Where was I when demolition started in the Jungle camp outside Calais housing 8,000 refugees? Well, I was perched on the edge, sipping a glass of wine. What should I have done?
By Glenda Cooper
Of course rather than actually being in France, I was attending one of the wildly successful performances of Joe Murphy and Joe Robertson’s The Jungle which is currently playing at the Playhouse in London until 3 November. The play tells the story of the different communities who lived in the Jungle between March 2015 and February 2016 and the dreadful risks they took for their ‘good chance’ to reach the UK.
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It includes former refugees in its cast, it has rightly won plaudits for bringing such an important issue to the West End. And yet it also raises the question about how such stories can be tackled in theatre. How do you balance political activism with artistic creation?
Tackling the refugee crisis has been something that theatre companies are increasingly engaging in and made different choices both in the voices they use or the way they choose to stage it. Some have used real-life cases as the starting point for the drama. Some use refugees to perform. Some have used immersive theatre techniques.
Certainly many of the current theatrical productions are heavily based on real life experience, if fictionalised in part. Part of The Jungle’s power is the fact that you know this comes from Murphy and Robertson’s own experience running the Good Chance theatre dome in the camp itself. My own play Aid Memoir which opens at the Pleasance Theatre, Islington in October, and is performed at City University in November before going on tour, uses my own experience as a journalist and working for a major aid agency.
While The Jungle sites itself in the specific months leading up to the demolition of the camp and uses film of Alan Kurdi to locate it in real life, I chose to create a fictional refugee camp – set in England, run by African aid workers who allow the winner of Kenya’s Got Talent to run a celebrity appeal to save the UK refugees. By switching round the sufferers and the saviours, Aid Memoir directly tries to challenge the audience’s preconceptions around aid.
The challenge for any writer is to engage audiences with these issues, which let’s face it do not make for a relaxing evening. Part of this is telling engaging human stories – showing refugees and aid workers as real people – not just saints or archetypes.
The Jungle artistic team also have worked hard to make the audience feel part of the camp – by constructing a replica of the café there which was reviewed by the late AA Gill of the Sunday Times. Audience members sit on benches or stools while the actors perform around them. We are part of the action – and yet not quite, which is why I felt so uncomfortable, with my drink in hand as the boundaries blurred. Was I a watcher or a participant?
Other theatres have gone even further by fully embracing immersive techniques – such as the Schauspielhaus Bochum theatre group in Germany, which in 2015 invited the public to crowd into a refrigerated truck to experience what refugees’ journeys are like. The event was described as a memorial to the 71 people, four of them children, who were found dead inside an abandoned lorry in Austria in August 2015.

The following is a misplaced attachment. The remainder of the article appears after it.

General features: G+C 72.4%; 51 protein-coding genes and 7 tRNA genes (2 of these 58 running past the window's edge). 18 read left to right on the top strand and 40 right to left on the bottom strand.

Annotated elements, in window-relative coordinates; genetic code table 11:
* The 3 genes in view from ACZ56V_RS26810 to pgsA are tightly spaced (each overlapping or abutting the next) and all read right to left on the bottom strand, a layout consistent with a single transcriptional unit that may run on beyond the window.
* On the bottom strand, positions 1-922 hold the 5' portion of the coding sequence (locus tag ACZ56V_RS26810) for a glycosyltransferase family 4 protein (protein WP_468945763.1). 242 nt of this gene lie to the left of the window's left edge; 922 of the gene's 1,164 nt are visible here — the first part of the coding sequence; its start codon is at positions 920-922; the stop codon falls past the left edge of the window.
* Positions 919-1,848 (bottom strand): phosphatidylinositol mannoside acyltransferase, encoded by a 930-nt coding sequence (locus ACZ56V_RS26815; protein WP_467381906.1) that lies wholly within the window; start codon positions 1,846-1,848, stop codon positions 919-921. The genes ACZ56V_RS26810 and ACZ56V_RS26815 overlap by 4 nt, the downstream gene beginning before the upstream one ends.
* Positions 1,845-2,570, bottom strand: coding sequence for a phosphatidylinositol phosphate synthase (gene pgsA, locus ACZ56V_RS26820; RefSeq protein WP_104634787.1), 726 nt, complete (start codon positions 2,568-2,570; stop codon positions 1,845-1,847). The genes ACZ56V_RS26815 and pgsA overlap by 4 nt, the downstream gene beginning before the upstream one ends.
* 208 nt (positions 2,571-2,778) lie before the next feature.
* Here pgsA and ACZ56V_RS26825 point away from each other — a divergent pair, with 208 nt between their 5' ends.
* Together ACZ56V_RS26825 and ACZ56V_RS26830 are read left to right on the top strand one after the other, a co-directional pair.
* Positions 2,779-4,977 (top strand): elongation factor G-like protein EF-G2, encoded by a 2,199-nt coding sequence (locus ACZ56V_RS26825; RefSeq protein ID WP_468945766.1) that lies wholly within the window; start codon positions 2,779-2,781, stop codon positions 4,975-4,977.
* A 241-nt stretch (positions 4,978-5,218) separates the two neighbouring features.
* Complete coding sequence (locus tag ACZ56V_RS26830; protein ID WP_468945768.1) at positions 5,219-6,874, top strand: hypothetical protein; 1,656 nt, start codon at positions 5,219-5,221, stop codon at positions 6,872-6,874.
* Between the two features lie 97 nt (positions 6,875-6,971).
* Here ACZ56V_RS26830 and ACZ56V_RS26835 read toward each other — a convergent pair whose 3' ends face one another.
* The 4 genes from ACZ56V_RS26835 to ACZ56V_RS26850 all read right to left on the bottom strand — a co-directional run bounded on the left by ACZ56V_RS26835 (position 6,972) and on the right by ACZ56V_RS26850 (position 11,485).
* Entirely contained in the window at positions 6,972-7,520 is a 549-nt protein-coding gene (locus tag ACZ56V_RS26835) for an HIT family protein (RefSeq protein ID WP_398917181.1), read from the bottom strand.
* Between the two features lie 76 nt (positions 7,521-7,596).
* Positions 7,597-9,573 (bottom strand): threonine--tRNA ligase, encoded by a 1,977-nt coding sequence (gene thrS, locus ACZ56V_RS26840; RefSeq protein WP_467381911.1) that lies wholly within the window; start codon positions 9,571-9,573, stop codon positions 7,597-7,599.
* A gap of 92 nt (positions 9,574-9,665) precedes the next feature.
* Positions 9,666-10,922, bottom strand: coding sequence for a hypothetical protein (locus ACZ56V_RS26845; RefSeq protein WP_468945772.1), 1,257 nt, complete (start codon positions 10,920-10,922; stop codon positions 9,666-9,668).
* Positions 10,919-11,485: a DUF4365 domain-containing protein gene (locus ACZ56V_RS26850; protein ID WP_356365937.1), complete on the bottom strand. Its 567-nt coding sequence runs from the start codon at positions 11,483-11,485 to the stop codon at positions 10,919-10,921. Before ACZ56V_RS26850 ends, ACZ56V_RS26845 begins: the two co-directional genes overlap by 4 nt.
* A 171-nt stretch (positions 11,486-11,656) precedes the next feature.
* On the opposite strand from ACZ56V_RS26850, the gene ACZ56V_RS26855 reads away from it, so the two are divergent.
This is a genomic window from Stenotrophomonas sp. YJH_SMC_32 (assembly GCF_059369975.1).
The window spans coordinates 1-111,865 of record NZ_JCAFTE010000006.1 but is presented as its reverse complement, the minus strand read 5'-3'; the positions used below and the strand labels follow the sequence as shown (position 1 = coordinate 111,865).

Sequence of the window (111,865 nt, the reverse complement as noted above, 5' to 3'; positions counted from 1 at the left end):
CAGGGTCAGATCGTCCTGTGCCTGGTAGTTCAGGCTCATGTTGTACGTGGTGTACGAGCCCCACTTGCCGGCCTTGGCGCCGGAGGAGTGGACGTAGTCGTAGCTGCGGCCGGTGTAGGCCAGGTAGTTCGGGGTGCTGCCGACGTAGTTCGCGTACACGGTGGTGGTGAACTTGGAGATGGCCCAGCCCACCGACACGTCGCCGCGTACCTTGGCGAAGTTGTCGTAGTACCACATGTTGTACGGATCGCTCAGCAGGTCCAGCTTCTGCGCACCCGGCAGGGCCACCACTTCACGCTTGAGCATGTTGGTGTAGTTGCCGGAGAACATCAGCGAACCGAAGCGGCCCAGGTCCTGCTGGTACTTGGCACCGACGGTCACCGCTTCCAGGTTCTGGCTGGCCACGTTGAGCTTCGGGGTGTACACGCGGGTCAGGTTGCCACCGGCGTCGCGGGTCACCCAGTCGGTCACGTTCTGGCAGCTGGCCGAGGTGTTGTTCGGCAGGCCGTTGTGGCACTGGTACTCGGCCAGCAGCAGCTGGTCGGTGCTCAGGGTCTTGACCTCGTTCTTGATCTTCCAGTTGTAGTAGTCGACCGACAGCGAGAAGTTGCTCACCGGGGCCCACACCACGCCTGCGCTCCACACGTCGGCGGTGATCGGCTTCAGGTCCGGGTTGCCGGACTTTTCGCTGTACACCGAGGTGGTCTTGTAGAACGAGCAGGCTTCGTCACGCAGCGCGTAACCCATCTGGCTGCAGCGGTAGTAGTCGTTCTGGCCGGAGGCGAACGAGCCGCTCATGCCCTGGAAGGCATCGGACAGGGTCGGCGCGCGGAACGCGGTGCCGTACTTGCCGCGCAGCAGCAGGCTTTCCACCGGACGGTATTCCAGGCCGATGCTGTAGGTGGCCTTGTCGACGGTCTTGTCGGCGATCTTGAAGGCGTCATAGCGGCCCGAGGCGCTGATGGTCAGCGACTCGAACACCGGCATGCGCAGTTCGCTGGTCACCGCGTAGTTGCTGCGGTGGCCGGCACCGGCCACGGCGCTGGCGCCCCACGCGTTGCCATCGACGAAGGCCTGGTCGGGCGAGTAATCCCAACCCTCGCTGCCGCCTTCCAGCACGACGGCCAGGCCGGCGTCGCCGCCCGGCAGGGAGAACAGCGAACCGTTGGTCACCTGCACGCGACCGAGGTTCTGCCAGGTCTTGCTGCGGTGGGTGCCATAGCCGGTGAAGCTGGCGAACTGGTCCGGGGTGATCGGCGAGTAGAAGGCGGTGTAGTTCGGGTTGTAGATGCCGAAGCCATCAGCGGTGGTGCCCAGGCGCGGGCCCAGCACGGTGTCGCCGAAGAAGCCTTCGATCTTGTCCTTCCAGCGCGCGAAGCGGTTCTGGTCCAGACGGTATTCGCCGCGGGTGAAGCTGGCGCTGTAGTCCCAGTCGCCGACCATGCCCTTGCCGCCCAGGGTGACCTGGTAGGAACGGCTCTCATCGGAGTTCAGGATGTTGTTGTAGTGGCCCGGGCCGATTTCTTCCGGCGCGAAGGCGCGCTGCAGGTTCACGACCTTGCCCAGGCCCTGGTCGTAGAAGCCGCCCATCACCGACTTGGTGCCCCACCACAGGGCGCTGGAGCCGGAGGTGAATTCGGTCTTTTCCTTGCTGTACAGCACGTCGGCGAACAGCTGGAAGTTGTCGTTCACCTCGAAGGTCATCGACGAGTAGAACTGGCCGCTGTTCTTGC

For many, the most effective approach is to give refugees a voice and platform themselves. As well as the Jungle, Young Vic has put on the Queens of Syria – a version of Euripedes’ The Trojan Women, performed by refugees. Meanwhile some of the most interesting work is being done outside London, in the north of England – where there has been a disproportionate number of new arrivals for local authorities to house.
The Leeds Playhouse (formerly West Yorkshire Playhouse) was named the UK’s first theatre of sanctuary in 2014 because of the extensive work it has done engaging refugees and asylum seekers, including a women’s choir, drama workshops and creative arts sessions with teenagers. This year’s community play Searching for the Heart of Leeds involved 200 stories from residents old and new. Meanwhile this year Sheffield hosted a five-day Migration Matters theatre and arts Festival to celebrate diversity, while Home in Manchester partnered with Community Arts North West to produce a programme for Refugee Week last June.
Does putting the refugee crisis on stage make a difference however? Can it change attitudes? The easy criticisms to make are that privileged audiences feel absolved by watching such plays rather than getting involved in their communities to make a difference. Or that there are more urgent ways to help refugees than do-good luvvies turning up to create a play.
But I think this is unfair. The plays being staged are being taken to different communities – not just West End London, but universities, community centres and festivals. Murphy and Robertson’s play clearly has had a huge impact – garnering five-star reviews and breaking into the West End, while earlier this year they were awarded the £25,000 Genesis prize to develop their work as mentors to refugee communities. Different stories are being told and retold in a way that helps us all understand a little better – and with understanding comes the possibility for action.
The Jungle by Joe Murphy and Joe Robertson is at the Playhouse Theatre until 3 November. Tickets available at: https://www.nationaltheatre.org.uk/shows/jungle-playhouse-theatre
Aid Memoir by Glenda Cooper is at the Pleasance Theatre, Islington, 2-6 October and City, University of London, 6 November (part of the ESRC Festival of Social Science). Tickets available at: https://www.pleasance.co.uk/event/aid-memoir#overview and https://www.city.ac.uk/events/2018/november/playing-with-the-way-we-see-refugees